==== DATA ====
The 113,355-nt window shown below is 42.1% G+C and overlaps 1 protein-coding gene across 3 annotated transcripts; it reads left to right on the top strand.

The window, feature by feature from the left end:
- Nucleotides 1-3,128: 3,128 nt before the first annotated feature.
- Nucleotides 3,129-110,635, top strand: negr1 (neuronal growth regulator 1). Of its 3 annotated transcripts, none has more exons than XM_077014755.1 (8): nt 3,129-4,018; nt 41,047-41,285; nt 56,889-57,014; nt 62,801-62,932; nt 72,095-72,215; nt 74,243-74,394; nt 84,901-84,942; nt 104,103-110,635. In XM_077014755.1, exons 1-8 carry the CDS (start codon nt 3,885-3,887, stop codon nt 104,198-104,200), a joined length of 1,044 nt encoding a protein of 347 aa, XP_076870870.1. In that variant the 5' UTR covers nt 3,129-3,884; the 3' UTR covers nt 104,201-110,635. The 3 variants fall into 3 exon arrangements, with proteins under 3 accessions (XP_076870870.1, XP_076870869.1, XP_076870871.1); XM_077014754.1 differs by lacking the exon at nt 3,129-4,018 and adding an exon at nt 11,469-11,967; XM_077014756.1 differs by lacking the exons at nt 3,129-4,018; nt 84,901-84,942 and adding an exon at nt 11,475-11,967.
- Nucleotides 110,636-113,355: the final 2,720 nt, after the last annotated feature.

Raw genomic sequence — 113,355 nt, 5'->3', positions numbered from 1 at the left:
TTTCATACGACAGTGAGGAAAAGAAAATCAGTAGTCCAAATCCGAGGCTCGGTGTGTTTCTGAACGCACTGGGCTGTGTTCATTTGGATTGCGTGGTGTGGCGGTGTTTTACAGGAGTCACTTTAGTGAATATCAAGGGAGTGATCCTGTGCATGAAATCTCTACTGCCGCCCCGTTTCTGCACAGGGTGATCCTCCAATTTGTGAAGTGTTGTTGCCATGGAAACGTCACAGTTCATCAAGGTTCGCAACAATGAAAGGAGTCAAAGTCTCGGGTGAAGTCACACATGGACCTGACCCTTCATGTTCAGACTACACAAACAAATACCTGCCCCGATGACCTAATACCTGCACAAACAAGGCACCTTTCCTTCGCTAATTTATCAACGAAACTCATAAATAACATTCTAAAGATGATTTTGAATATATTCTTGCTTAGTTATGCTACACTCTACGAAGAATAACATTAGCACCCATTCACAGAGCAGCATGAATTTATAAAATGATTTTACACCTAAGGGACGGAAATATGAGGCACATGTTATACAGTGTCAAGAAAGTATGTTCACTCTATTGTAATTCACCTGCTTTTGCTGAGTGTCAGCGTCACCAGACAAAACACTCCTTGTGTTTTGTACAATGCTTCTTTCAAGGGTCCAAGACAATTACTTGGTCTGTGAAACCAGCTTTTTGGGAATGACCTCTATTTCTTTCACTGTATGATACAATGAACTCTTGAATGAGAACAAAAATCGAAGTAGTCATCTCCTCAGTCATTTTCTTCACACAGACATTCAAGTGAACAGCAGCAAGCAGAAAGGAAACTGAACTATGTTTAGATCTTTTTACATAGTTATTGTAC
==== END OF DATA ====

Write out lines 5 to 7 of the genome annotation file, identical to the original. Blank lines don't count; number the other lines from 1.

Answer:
- Nucleotides 110,636-113,355: the final 2,720 nt, after the last annotated feature.

Raw genomic sequence — 113,355 nt, 5'->3', positions numbered from 1 at the left:
TTTCATACGACAGTGAGGAAAAGAAAATCAGTAGTCCAAATCCGAGGCTCGGTGTGTTTCTGAACGCACTGGGCTGTGTTCATTTGGATTGCGTGGTGTGGCGGTGTTTTACAGGAGTCACTTTAGTGAATATCAAGGGAGTGATCCTGTGCATGAAATCTCTACTGCCGCCCCGTTTCTGCACAGGGTGATCCTCCAATTTGTGAAGTGTTGTTGCCATGGAAACGTCACAGTTCATCAAGGTTCGCAACAATGAAAGGAGTCAAAGTCTCGGGTGAAGTCACACATGGACCTGACCCTTCATGTTCAGACTACACAAACAAATACCTGCCCCGATGACCTAATACCTGCACAAACAAGGCACCTTTCCTTCGCTAATTTATCAACGAAACTCATAAATAACATTCTAAAGATGATTTTGAATATATTCTTGCTTAGTTATGCTACACTCTACGAAGAATAACATTAGCACCCATTCACAGAGCAGCATGAATTTATAAAATGATTTTACACCTAAGGGACGGAAATATGAGGCACATGTTATACAGTGTCAAGAAAGTATGTTCACTCTATTGTAATTCACCTGCTTTTGCTGAGTGTCAGCGTCACCAGACAAAACACTCCTTGTGTTTTGTACAATGCTTCTTTCAAGGGTCCAAGACAATTACTTGGTCTGTGAAACCAGCTTTTTGGGAATGACCTCTATTTCTTTCACTGTATGATACAATGAACTCTTGAATGAGAACAAAAATCGAAGTAGTCATCTCCTCAGTCATTTTCTTCACACAGACATTCAAGTGAACAGCAGCAAGCAGAAAGGAAACTGAACTATGTTTAGATCTTTTTACATAGTTATTGTAC